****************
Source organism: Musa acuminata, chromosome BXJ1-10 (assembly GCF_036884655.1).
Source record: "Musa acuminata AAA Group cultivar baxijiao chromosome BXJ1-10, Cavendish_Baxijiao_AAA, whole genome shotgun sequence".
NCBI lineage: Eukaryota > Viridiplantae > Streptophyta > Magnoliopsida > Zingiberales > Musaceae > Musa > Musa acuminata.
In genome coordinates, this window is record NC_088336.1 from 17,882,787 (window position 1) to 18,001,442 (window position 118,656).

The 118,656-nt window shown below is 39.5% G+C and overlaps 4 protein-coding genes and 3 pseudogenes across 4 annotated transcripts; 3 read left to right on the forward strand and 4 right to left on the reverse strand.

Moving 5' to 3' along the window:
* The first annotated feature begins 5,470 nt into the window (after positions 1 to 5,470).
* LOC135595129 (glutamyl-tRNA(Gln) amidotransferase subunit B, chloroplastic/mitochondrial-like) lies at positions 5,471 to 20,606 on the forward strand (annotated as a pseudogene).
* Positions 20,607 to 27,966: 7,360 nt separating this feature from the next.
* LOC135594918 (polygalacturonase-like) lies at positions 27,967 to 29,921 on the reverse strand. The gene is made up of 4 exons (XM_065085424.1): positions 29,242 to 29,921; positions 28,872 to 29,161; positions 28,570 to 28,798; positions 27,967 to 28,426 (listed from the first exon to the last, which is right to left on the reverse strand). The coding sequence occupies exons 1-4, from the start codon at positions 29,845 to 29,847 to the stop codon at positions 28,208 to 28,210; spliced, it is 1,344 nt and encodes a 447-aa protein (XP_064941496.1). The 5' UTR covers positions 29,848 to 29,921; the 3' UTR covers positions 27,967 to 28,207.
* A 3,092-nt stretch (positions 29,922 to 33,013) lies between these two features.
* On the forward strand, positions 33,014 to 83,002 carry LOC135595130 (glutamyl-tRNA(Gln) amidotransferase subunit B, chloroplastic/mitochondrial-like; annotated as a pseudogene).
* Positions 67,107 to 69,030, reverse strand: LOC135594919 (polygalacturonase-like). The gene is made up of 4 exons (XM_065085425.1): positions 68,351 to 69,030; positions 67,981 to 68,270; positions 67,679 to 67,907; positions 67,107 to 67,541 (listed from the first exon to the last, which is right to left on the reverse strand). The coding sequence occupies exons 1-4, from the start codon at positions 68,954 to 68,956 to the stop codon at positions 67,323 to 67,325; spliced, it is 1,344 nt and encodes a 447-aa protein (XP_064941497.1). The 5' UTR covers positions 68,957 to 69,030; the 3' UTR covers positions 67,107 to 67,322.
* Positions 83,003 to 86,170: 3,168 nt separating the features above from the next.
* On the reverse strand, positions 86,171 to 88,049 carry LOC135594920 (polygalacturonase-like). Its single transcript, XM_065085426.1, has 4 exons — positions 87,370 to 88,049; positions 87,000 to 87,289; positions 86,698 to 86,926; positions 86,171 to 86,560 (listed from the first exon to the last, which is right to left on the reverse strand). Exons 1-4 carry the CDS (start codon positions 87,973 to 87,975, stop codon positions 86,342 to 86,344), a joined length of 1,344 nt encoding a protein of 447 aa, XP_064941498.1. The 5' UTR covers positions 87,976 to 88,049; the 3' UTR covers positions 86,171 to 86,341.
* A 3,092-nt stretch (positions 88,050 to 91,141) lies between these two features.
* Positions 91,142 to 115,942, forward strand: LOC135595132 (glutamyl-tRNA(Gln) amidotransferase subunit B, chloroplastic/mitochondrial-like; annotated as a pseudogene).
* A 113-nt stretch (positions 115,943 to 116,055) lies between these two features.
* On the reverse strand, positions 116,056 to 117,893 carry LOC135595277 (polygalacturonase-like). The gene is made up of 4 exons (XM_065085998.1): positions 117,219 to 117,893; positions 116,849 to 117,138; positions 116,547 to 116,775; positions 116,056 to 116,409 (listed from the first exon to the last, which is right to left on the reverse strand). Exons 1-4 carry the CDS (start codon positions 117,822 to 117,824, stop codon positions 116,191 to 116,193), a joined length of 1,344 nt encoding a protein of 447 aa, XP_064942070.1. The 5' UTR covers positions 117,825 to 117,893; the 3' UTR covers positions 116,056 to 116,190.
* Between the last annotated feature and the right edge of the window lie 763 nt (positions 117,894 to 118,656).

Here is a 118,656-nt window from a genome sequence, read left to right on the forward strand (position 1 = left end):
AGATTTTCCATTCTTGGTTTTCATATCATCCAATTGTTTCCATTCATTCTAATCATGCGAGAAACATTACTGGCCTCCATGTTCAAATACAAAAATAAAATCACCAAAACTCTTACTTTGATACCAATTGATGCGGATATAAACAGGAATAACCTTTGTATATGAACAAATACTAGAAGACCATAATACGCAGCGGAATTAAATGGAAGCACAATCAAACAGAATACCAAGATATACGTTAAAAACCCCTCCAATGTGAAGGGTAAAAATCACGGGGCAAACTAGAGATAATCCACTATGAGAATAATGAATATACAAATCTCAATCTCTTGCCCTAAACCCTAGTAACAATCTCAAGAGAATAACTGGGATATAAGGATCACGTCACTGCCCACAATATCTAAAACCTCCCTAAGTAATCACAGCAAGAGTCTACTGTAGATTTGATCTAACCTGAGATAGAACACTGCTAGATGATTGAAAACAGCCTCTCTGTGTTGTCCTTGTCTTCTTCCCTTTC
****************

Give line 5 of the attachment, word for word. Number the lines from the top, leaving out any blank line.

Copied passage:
The 118,656-nt window shown below is 39.5% G+C and overlaps 4 protein-coding genes and 3 pseudogenes across 4 annotated transcripts; 3 read left to right on the forward strand and 4 right to left on the reverse strand.